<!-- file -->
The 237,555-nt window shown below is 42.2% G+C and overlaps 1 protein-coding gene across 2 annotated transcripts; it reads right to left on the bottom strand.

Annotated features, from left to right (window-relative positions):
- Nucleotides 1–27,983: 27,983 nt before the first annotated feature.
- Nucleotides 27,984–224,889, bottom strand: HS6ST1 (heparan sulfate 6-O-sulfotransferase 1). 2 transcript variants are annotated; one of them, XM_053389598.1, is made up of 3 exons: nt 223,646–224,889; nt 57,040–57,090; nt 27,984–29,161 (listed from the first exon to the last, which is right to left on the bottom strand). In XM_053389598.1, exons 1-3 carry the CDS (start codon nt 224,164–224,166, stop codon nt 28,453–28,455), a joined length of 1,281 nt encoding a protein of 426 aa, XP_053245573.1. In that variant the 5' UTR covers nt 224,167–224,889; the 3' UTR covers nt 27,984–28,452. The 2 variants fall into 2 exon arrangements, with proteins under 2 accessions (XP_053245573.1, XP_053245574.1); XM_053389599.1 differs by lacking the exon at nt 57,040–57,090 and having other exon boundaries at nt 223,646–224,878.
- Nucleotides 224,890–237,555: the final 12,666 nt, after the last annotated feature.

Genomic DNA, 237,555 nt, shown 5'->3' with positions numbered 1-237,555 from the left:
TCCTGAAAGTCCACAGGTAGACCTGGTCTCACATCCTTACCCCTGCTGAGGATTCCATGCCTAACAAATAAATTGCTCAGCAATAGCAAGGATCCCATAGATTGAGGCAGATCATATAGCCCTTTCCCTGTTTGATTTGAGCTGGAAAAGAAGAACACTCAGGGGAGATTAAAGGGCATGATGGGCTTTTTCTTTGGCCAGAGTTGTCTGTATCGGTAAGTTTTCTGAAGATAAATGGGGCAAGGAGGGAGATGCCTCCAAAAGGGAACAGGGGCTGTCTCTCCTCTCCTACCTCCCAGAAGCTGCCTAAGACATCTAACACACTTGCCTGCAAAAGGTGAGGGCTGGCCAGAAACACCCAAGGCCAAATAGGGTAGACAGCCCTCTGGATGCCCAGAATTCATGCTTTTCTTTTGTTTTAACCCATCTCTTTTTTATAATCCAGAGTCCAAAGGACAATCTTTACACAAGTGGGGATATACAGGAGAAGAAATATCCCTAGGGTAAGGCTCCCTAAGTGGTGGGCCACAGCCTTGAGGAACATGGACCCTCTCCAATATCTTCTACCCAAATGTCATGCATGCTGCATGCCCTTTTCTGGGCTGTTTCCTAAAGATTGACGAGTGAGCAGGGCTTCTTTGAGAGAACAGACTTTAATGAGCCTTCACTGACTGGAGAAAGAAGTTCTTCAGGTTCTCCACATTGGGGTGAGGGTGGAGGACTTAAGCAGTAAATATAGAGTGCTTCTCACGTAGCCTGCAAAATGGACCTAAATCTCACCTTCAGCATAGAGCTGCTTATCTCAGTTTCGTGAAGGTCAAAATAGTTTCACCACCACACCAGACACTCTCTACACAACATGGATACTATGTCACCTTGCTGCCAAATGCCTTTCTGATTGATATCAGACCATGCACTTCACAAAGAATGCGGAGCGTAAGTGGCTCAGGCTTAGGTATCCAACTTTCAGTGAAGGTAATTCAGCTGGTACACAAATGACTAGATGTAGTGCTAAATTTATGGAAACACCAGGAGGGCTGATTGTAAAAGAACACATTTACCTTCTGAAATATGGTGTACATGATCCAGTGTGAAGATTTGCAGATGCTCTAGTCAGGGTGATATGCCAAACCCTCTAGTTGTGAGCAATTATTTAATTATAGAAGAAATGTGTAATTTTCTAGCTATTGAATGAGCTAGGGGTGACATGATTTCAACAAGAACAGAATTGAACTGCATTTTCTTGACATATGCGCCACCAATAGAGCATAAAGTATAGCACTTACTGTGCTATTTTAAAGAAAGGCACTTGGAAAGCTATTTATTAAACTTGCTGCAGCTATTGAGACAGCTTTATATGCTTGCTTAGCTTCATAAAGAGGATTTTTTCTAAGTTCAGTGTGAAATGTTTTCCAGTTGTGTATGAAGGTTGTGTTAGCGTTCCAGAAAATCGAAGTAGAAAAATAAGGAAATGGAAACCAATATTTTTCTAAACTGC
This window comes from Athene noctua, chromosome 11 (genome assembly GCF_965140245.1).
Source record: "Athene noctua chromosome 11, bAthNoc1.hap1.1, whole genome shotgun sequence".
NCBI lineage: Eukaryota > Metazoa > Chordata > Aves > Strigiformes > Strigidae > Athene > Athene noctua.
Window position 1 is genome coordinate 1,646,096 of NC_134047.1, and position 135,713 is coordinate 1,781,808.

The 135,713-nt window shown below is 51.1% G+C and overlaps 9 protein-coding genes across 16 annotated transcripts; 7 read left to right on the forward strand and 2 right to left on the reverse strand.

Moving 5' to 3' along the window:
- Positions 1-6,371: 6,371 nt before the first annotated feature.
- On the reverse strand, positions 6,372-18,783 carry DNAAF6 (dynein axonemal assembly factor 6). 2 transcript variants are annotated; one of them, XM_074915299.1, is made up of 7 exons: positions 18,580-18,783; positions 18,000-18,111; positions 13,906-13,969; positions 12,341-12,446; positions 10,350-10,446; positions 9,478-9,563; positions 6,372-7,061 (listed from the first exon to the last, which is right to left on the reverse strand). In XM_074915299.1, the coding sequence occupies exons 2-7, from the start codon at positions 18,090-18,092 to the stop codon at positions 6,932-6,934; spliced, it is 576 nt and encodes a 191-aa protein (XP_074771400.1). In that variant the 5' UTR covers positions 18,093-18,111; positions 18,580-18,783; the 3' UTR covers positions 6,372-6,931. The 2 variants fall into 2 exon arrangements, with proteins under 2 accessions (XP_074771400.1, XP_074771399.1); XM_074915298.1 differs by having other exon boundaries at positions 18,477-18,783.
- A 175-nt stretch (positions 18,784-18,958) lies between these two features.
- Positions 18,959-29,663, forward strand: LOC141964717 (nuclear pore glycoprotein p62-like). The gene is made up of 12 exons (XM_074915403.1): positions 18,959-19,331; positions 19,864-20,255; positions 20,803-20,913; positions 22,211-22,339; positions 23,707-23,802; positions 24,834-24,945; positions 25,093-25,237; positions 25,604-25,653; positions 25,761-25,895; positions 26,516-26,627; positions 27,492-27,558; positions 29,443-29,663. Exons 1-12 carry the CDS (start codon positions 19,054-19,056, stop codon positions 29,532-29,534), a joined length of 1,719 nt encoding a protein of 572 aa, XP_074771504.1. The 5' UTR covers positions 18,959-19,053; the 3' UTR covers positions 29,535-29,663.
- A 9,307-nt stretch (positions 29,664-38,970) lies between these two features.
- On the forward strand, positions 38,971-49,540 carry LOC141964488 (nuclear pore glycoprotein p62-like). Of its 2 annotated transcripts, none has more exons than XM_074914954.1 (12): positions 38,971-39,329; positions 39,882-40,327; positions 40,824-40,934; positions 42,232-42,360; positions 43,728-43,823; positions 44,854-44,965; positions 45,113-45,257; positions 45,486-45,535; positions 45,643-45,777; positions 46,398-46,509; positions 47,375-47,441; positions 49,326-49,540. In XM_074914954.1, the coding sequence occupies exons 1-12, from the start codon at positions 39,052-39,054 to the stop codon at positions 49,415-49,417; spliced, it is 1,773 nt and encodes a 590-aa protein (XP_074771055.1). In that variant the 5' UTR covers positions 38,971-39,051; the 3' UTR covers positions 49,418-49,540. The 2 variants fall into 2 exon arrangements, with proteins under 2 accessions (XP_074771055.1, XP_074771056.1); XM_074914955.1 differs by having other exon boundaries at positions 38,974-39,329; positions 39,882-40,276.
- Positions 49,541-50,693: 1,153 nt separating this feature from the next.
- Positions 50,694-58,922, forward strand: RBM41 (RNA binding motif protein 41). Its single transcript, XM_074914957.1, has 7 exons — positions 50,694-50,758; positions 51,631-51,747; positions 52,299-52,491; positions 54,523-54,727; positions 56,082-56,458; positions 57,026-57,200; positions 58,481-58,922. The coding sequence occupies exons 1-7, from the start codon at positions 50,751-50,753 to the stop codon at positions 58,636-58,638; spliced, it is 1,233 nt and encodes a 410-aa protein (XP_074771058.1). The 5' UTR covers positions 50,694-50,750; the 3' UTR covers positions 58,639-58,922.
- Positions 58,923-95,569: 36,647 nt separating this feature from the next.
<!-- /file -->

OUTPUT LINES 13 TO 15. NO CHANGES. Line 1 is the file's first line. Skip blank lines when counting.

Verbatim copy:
Moving 5' to 3' along the window:
- Positions 1-6,371: 6,371 nt before the first annotated feature.
- On the reverse strand, positions 6,372-18,783 carry DNAAF6 (dynein axonemal assembly factor 6). 2 transcript variants are annotated; one of them, XM_074915299.1, is made up of 7 exons: positions 18,580-18,783; positions 18,000-18,111; positions 13,906-13,969; positions 12,341-12,446; positions 10,350-10,446; positions 9,478-9,563; positions 6,372-7,061 (listed from the first exon to the last, which is right to left on the reverse strand). In XM_074915299.1, the coding sequence occupies exons 2-7, from the start codon at positions 18,090-18,092 to the stop codon at positions 6,932-6,934; spliced, it is 576 nt and encodes a 191-aa protein (XP_074771400.1). In that variant the 5' UTR covers positions 18,093-18,111; positions 18,580-18,783; the 3' UTR covers positions 6,372-6,931. The 2 variants fall into 2 exon arrangements, with proteins under 2 accessions (XP_074771400.1, XP_074771399.1); XM_074915298.1 differs by having other exon boundaries at positions 18,477-18,783.